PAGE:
Dr Mark’s The Meaning in a Nutshell

David Lean (director and writer), A Passage to India (1984)

The film A Passage to India (1984) is a historical epic and courtroom drama adapted for the screen by the director David Lean from the novel A Passage to India (1924) by E. M. Forster.   Set in India during the early 1920s, during the height of the British Raj, its main characters become involved in dramas of their own making that are quickly swept up into the vortex of the rise of the Indian independence movement. 

In this context, the film presents an ambivalent attitude towards British imperialism in India: on one hand, appreciating its glamour, glory, pomp and ceremony; while, on the other hand, looking critically at the snobbery and racist attitudes exhibited by the English administrators towards the Indians. 

A de facto segregation is shown to exist, with the British sticking together and the Indians sticking together in an awkward parallel existence.  Racism and simmering resentments eventually boil over and further polarise these communities along existing racial divisions when a young English woman falsely and mistakenly accuses an Indian man of attempting to sexually assault her, a matter that comes to trial, an event that becomes a forum for the promotion of Indian nationalism as well as an opportunity to defend British authority. 

In addition, the film depicts s the Indians as having ambivalent attitudes towards the English.  The main character, Dr Aziz, an Indian Muslim, is shown as extremely keen to impress the English since he is greatly impressed by those in authority, as many other Indian characters are shown to be.  At the same time, he, and other Indians, resent the presence of the English due to their snobbery and racist attitudes.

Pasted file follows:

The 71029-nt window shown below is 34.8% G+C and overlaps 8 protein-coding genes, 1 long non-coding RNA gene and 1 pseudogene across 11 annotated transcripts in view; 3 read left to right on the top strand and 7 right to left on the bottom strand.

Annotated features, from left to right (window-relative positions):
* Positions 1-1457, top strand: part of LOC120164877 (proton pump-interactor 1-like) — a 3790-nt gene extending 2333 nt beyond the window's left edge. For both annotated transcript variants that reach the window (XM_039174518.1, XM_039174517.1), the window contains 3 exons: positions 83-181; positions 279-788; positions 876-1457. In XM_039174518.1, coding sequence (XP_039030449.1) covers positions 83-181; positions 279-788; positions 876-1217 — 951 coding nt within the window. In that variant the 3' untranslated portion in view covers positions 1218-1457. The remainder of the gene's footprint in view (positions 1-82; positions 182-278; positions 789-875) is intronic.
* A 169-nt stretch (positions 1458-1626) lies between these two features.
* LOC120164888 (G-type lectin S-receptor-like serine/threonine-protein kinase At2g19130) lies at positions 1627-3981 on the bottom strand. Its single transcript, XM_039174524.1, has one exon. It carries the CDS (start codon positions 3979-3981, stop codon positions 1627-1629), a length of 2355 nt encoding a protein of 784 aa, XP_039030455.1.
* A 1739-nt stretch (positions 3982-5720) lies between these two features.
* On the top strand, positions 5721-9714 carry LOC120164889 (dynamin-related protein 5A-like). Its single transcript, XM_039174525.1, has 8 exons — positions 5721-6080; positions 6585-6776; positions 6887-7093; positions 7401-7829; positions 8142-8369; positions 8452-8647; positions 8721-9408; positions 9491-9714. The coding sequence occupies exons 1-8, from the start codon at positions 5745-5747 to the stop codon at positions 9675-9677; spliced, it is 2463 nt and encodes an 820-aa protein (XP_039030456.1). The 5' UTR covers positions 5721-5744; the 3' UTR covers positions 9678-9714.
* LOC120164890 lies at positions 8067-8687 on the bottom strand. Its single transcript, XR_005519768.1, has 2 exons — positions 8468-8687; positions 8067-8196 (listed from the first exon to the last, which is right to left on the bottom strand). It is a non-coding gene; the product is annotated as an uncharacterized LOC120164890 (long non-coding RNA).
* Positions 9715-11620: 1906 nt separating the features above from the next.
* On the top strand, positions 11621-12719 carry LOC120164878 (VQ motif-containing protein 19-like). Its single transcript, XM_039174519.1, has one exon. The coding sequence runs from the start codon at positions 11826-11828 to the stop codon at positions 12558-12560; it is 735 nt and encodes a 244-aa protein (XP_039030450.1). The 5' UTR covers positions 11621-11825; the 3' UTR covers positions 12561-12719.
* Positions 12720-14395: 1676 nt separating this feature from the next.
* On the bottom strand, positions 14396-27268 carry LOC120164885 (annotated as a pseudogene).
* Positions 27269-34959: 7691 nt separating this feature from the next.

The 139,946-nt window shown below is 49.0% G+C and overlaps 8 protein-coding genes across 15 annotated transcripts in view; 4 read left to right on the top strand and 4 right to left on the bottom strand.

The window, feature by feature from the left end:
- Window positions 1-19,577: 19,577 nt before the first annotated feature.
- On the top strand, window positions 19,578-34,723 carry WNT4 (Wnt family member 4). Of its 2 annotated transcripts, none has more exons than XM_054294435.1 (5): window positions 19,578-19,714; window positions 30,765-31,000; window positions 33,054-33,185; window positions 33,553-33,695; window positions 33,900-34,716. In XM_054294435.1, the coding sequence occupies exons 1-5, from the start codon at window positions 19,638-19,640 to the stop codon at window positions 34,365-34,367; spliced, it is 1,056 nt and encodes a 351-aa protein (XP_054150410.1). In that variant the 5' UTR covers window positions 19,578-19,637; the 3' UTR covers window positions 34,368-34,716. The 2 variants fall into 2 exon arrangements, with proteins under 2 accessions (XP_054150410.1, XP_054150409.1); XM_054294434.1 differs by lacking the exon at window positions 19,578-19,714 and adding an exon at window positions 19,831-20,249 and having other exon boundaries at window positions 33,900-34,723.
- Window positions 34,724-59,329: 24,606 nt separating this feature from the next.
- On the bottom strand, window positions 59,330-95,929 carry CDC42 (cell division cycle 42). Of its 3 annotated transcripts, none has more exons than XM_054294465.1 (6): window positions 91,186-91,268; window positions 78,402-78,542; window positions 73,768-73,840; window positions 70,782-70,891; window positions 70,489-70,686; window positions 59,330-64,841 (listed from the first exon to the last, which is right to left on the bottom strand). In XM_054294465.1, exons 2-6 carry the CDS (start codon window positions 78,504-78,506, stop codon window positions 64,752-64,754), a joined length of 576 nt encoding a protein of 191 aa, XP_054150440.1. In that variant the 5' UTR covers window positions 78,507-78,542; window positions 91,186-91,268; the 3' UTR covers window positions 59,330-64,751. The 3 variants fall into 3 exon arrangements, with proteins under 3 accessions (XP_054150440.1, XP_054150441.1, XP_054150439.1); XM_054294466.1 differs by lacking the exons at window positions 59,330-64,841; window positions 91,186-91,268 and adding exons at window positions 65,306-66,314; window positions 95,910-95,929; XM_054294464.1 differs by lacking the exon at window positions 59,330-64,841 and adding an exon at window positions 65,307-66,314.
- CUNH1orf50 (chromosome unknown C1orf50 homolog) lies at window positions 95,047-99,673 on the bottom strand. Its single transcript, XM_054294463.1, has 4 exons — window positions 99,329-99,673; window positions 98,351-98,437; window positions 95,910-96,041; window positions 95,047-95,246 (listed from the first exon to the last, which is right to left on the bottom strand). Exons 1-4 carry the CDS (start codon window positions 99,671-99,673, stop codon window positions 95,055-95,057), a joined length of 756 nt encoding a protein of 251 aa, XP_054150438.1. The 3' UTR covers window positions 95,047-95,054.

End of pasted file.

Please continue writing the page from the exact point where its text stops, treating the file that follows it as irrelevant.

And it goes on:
The film also presents ambivalent attitudes toward India.  Firstly, it celebrates the grand vistas, exoticism and eroticism of the Far East.  However, the film also attempts to be frank in its depiction of the muddle and mystery of India.  India is a muddle, while the British provide reason and orderliness. 

The de facto segregation also provides a forum where the notion of the possibility of friendship across racial and cultural divides can be explored, noting that the formidable historical and cultural obstacles preventing this are only overcome with great difficulty. 

Student resources by Dr Mark Lopez

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The purpose of the concise notes of Dr Mark’s The Meaning in a Nutshell is to provide much needed help to students seeking to unlock the meaning of the texts with which they have to deal.  (More elaborate notes are provided in lessons as part of my private tutoring business.) 

Subject: A Passage to India meaning, A Passage to India themes, A Passage to India analysis, A Passage to India notes